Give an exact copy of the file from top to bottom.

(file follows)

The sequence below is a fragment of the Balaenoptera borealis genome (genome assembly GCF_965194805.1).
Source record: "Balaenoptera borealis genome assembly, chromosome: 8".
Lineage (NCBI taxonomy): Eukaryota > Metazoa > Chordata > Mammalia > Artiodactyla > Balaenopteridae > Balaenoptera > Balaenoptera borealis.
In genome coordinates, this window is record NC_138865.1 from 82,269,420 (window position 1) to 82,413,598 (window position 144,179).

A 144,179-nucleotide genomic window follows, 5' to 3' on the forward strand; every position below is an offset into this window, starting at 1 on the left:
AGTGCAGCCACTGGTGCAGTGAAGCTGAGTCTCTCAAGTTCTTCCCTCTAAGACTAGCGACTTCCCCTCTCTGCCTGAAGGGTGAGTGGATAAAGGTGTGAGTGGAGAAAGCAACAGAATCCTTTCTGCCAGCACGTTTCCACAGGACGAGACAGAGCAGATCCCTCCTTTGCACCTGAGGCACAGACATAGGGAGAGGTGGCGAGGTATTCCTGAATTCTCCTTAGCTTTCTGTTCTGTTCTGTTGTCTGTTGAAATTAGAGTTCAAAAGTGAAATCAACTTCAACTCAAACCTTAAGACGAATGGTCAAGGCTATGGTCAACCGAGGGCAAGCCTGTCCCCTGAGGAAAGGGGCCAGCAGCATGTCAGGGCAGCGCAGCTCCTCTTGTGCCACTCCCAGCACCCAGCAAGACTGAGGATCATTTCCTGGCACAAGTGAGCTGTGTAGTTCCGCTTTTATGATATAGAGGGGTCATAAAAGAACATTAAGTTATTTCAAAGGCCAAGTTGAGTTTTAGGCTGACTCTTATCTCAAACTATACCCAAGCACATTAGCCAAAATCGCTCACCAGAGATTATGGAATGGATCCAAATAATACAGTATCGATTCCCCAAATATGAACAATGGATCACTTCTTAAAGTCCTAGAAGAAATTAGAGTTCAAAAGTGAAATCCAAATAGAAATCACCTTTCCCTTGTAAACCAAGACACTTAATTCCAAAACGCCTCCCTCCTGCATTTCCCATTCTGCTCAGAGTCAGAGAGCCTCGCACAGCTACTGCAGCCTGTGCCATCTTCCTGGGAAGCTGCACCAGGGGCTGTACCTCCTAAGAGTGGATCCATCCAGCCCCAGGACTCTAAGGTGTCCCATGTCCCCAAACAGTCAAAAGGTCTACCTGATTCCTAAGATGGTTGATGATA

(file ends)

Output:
The sequence below is a fragment of the Balaenoptera borealis genome (genome assembly GCF_965194805.1).
Source record: "Balaenoptera borealis genome assembly, chromosome: 8".
Lineage (NCBI taxonomy): Eukaryota > Metazoa > Chordata > Mammalia > Artiodactyla > Balaenopteridae > Balaenoptera > Balaenoptera borealis.
In genome coordinates, this window is record NC_138865.1 from 82,269,420 (window position 1) to 82,413,598 (window position 144,179).

A 144,179-nucleotide genomic window follows, 5' to 3' on the forward strand; every position below is an offset into this window, starting at 1 on the left:
AGTGCAGCCACTGGTGCAGTGAAGCTGAGTCTCTCAAGTTCTTCCCTCTAAGACTAGCGACTTCCCCTCTCTGCCTGAAGGGTGAGTGGATAAAGGTGTGAGTGGAGAAAGCAACAGAATCCTTTCTGCCAGCACGTTTCCACAGGACGAGACAGAGCAGATCCCTCCTTTGCACCTGAGGCACAGACATAGGGAGAGGTGGCGAGGTATTCCTGAATTCTCCTTAGCTTTCTGTTCTGTTCTGTTGTCTGTTGAAATTAGAGTTCAAAAGTGAAATCAACTTCAACTCAAACCTTAAGACGAATGGTCAAGGCTATGGTCAACCGAGGGCAAGCCTGTCCCCTGAGGAAAGGGGCCAGCAGCATGTCAGGGCAGCGCAGCTCCTCTTGTGCCACTCCCAGCACCCAGCAAGACTGAGGATCATTTCCTGGCACAAGTGAGCTGTGTAGTTCCGCTTTTATGATATAGAGGGGTCATAAAAGAACATTAAGTTATTTCAAAGGCCAAGTTGAGTTTTAGGCTGACTCTTATCTCAAACTATACCCAAGCACATTAGCCAAAATCGCTCACCAGAGATTATGGAATGGATCCAAATAATACAGTATCGATTCCCCAAATATGAACAATGGATCACTTCTTAAAGTCCTAGAAGAAATTAGAGTTCAAAAGTGAAATCCAAATAGAAATCACCTTTCCCTTGTAAACCAAGACACTTAATTCCAAAACGCCTCCCTCCTGCATTTCCCATTCTGCTCAGAGTCAGAGAGCCTCGCACAGCTACTGCAGCCTGTGCCATCTTCCTGGGAAGCTGCACCAGGGGCTGTACCTCCTAAGAGTGGATCCATCCAGCCCCAGGACTCTAAGGTGTCCCATGTCCCCAAACAGTCAAAAGGTCTACCTGATTCCTAAGATGGTTGATGATA